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Double Take: A Novel Paperback – Mar 2012

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Product Details

  • Paperback: 288 pages
  • Publisher: Baker Publishing Group (March 2012)
  • Language: English
  • ISBN-10: 0800719646
  • ISBN-13: 978-0800719647
  • Product Dimensions: 14 x 1.8 x 21.6 cm
  • Shipping Weight: 204 g
  • Average Customer Review: 4.2 out of 5 stars  See all reviews (4 customer reviews)
  • Amazon Bestsellers Rank: #141,917 in Books (See Top 100 in Books)

Product Description


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--This text refers to an out of print or unavailable edition of this title.

From the Back Cover

What do you do when your life is not all it's cracked up to be? Get a new one.

It's spring break of her senior year and Madison Van Buren is fed up. Stressed over decisions on colleges, her parents' bickering, and pressures from her boyfriend, Madison gets in her car and just drives away.

Meanwhile, seventeen-year-old Anna Fisher wants to escape the so-called simple life of the Amish--which for her consists of caring for younger children, sewing, cooking, and gardening--and she's well aware that her future will simply be more of the same with a man she doesn't love.

Worlds collide when Madison and Anna meet for the first time in a small town, realize they look uncannily alike, and decide the grass is greener on the other side. Neither of them will ever be the same.

"This smoothly plotted story about seeing life from another's point of view will leave you feeling good and looking for more books from this creative and talented author."--Suzanne Woods Fisher, bestselling author of the Lancaster County Secrets series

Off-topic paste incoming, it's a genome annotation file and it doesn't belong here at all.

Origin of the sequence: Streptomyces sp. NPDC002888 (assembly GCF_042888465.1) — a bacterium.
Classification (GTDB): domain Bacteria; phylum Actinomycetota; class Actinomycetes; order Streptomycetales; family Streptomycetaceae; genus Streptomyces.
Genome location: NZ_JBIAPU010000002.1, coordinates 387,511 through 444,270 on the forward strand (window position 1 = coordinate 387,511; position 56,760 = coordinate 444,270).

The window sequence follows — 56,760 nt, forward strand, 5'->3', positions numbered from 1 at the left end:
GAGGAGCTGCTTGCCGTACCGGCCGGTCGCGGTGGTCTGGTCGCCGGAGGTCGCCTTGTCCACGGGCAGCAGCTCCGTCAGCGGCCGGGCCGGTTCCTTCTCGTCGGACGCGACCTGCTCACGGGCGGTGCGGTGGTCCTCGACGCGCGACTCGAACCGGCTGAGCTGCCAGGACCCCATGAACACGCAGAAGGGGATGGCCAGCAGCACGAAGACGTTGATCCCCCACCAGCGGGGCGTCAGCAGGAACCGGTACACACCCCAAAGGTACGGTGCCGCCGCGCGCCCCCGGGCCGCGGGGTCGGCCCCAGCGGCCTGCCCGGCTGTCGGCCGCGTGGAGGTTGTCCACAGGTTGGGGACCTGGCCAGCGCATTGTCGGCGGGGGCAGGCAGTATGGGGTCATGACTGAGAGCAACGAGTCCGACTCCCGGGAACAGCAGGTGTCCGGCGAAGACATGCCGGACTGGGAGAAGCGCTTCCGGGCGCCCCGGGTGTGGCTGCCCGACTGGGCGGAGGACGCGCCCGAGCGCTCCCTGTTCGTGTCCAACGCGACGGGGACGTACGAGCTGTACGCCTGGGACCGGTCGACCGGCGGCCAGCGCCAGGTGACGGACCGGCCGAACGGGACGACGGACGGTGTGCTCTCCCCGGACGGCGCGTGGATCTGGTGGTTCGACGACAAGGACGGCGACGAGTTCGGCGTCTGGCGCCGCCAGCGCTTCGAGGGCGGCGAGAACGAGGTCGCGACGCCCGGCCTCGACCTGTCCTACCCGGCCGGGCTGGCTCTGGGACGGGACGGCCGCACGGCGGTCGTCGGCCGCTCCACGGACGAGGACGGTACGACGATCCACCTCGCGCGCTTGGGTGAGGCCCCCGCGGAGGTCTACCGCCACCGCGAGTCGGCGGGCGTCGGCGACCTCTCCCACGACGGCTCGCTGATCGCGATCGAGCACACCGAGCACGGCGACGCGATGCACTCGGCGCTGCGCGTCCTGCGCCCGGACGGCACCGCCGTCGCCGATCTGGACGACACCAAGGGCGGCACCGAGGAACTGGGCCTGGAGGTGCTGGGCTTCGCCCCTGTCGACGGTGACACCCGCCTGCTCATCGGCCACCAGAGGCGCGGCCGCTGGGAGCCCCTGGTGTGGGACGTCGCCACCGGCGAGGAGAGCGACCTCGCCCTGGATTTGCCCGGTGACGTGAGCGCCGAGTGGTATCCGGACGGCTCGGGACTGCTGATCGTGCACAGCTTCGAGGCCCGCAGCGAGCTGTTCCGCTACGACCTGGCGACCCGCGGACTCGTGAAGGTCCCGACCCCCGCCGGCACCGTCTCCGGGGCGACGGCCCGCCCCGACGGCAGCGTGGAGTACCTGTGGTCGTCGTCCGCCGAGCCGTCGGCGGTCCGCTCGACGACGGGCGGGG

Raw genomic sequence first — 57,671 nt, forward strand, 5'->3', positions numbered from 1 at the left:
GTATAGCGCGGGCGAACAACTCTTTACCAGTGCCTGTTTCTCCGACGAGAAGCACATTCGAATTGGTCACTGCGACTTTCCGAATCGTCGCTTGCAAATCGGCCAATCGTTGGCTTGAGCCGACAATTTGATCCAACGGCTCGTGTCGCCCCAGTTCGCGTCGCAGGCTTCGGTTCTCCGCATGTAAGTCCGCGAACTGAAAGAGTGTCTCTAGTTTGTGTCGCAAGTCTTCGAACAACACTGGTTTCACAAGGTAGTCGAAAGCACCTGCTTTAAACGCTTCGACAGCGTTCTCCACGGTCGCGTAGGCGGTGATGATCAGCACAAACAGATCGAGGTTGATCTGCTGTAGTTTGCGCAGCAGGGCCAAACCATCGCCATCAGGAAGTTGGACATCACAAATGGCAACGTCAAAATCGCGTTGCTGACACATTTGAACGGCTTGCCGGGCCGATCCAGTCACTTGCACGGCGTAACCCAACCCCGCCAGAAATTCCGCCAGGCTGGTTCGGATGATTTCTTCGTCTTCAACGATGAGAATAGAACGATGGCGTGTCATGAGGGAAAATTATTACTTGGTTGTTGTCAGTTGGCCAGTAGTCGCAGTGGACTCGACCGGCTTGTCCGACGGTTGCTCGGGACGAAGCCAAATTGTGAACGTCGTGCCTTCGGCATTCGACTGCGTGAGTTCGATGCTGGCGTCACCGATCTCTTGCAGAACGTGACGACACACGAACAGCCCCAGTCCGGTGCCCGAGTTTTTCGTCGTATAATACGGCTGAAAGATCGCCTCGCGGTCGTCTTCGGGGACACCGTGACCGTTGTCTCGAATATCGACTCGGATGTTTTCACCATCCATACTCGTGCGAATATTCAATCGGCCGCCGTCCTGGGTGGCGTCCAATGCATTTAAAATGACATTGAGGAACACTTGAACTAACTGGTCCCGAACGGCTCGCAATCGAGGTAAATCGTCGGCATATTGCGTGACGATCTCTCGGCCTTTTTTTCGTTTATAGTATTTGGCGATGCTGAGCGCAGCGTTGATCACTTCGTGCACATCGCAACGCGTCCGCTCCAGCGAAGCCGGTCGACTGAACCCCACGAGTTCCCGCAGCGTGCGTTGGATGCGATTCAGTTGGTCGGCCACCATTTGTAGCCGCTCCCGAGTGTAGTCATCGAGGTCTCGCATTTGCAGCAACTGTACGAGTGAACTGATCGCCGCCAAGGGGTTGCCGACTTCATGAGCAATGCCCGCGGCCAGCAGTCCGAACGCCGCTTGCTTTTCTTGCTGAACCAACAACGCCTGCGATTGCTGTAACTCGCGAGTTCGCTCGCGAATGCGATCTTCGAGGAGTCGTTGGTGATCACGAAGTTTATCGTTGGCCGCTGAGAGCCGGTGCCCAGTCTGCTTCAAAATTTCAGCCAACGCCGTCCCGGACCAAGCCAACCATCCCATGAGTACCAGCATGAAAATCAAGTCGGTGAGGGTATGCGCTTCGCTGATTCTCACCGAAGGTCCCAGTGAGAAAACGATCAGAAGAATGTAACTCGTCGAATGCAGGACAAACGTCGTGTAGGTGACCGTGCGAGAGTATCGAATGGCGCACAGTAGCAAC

Melody Carlson is the award-winning author of more than 200 books, including Just Another Girl and Anything but Normal. She recently was nominated for a Romantic Times Career Achievement Award in the inspirational market for her many books, including the Diary of a Teenage Girl series and Finding Alice. Melody and her husband live in Oregon.

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Most helpful customer reviews

By CACHS on March 18 2014
Format: Paperback Verified Purchase
This series, like most of what Melody writes is a hit with the girls. Keep up the writing, to be able to put material that has a good moral stand as well as a good story line into the young persons life is awesome.
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By Louise Jolly TOP 50 REVIEWER on July 2 2013
Format: Paperback
Story Description:

Baker Publishing Group|June 1, 2011|Trade Paperback|ISBN: 978-0-8007-1964-7

It is spring break of her senior year and Madison Van Buren is fed up. Stressed over Ivy League colleges, her parents marital problems, and her boyfriend's neglect, Madison gets in her car and drives west. Meanwhile, eighteen-year-old Anna Fisher wants to escape the so-called simple life - which for her consists of caring for younger siblings, sewing, cooking and gardening - and she's well aware that her future will simply be more of the same with a man she doesn't love. Suddenly, worlds collide when Madison and Anna meet in a small town, realize they look uncannily similar, and decide the grass is definitely greener on the other side.